Another alt-med giveaway is that emu oil proponents prefer anecdotes over data. On wonderoil.com, there are dozens of testimonials insisting that the oil cured just as many conditions. By contrast, the only reference to double blind studies is a paragraph of ad hoc reasoning as to why there aren’t any such studies affirming the viability of emu oil as medicine.

The most frequent emu oil testimonies rave about its ability to soother minor wounds, cuts, and burns, and to provide arthritic relief. But these are cyclical pains and persons are more likely to try something different if previous treatments have failed. This means that seeming successes are likely the result of the discomfort running its usual course. Further, seemingly favorable experiences could result from earlier or concurrent use of genuine medicine. Worse, the claim could be fabricated and there would be no way to know.

One anecdote I found focused on headaches, which is another hurt that fluctuates. But as McGill University science professor Joe Schwarcz noted,”There’s no component in emu oil that could be absorbed into the blood vessels and make it to the brain and influence the dilation or constriction of blood vessels.”

This demonstrates the importance of double blind studies, which determine if placebos produce the same results as the medicine being tested. If there was an ingredient and mechanism in emu oil that cured headaches, experiments and testing would locate this ingredient, extract it, determine the proper dosage, and put in pill, powder, or lotion form. If it worked, patients would need to know how much to use. Too little would be ineffective and too much could be dangerous. But since no research has attested to emu oil’s effectiveness as medicine, supplements that contain it lack standardization and the amount per dose varies depending on which brand one buys.

Many of the claims about emu oil rest on its omega 6 and omega-3 content. These are both essential fatty acids, meaning we can only get them from our diets. But according to obstetrician-gynecologist and skeptic leader, Dr. Jen Gunter, we in the  west consume far too much omega-6 and there’s no evidence that emu oil is especially high in omega-3.

Between Australian origins, a comical appearance, and eggs that resemble massive avocados, there are plenty of emu traits to appreciate, but a byproduct that cures gout, gastritis, and gingivitis isn’t one of them.



“Doubt of a shadow” (Shadow people)


Shadow People are beings that appear to be flitting about in one’s periphery. Heidi Hollis has been the main perpetrator of the notion that such visions are of real creatures and she views Shadow People as malevolent types out to annoy, scare, or even harm us, though they stop short of inflicting grievous bodily injury or death.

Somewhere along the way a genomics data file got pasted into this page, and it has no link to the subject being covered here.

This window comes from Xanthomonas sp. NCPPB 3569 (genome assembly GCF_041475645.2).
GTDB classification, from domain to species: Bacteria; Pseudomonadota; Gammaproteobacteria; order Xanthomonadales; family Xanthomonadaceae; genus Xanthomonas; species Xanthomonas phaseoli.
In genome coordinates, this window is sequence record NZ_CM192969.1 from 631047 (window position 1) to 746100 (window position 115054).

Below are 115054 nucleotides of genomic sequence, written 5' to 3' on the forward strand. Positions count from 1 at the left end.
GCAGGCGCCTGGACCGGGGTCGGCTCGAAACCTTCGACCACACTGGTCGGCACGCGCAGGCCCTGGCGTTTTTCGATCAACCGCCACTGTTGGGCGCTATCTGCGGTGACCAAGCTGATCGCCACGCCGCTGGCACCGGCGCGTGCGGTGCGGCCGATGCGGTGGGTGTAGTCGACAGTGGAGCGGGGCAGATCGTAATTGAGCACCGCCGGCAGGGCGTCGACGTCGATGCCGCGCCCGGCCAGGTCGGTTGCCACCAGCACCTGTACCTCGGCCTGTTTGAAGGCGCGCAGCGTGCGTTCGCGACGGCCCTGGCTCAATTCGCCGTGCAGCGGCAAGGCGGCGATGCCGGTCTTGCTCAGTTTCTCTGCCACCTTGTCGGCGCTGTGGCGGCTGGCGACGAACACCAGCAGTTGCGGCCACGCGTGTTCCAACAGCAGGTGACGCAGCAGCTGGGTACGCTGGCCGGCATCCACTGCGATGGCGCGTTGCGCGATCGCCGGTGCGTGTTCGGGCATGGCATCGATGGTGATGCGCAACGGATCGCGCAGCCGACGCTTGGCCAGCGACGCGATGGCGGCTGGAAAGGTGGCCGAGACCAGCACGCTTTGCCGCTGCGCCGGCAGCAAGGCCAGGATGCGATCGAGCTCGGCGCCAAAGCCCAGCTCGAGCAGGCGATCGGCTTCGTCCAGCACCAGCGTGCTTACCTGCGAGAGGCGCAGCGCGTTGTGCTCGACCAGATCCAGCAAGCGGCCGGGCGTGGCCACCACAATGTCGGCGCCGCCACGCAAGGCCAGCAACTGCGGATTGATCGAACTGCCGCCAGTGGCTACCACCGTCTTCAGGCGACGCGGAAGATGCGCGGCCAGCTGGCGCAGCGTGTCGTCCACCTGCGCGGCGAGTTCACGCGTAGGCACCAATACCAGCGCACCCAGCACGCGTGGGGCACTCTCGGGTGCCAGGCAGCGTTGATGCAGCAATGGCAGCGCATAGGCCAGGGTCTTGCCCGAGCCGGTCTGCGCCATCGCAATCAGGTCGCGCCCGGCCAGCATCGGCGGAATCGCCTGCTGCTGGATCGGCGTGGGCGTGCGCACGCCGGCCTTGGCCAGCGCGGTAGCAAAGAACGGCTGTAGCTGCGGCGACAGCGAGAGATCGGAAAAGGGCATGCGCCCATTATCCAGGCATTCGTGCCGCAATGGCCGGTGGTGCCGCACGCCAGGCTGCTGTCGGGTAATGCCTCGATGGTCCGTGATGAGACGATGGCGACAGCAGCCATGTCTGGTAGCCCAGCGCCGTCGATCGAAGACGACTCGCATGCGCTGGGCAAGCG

Whether it comes from Hollis or another believer in Shadow People, the gist of it is that these beings are seen furtively from the corner of one’s eye, then are gone when the viewer turns to get a better look. This could be caused by an animal, such as a mouse in the house or something larger in the wilderness, but most instances of Shadow People likely stem from perception errors. This is more likely in places that are heavily-shadowed or low-lit. That is because those surroundings overwork the brain as it tries to pick out a pattern.

For those favoring the sensational over the scientific, there are suggestions that the glimpses are of extraterrestrials, reptilians, demons, time travelers, astral projectors, or multi-dimensional entities. Or perhaps the Lucky Charms leprechaun. Since the image is so fleeting and peripheral, it can be twisted into just about anything. More important, these ideas are untestable, unfalsifiable, and unprovable. Explaining Shadow People as interlopers from another planet, time, or dimension is using one unknown to explain another. This represents the lowest- quality research and is similar to those who try to establish Bigfoot as a hybrid of a Kodiak and an unknown large mammal. Or those who say that the lack of evidence for auras is owed to another unproven notion, blocked chakras.

Sketoid’s Brian Dunning noted a further problem with supposed solutions that employ phenomena we know nothing about, including whether they exist. He wrote, “Let’s make an outrageous leap of logic and allow for the possibility that interdimensional beings or astral projectors are real. What characteristics would they have? How would we detect their presence? What level of interaction would they have with those in our dimension?”

With no way to know, test, or even reasonably speculate on these answers, we are left to pursue a more rational approach to explain the apparent apparitions. Consider, for instance, hypnogogic hallucinations, which are vivid, lucid, and occur when drifting off to slumberland. Its twin is sleep paralysis, which take place when one is waking.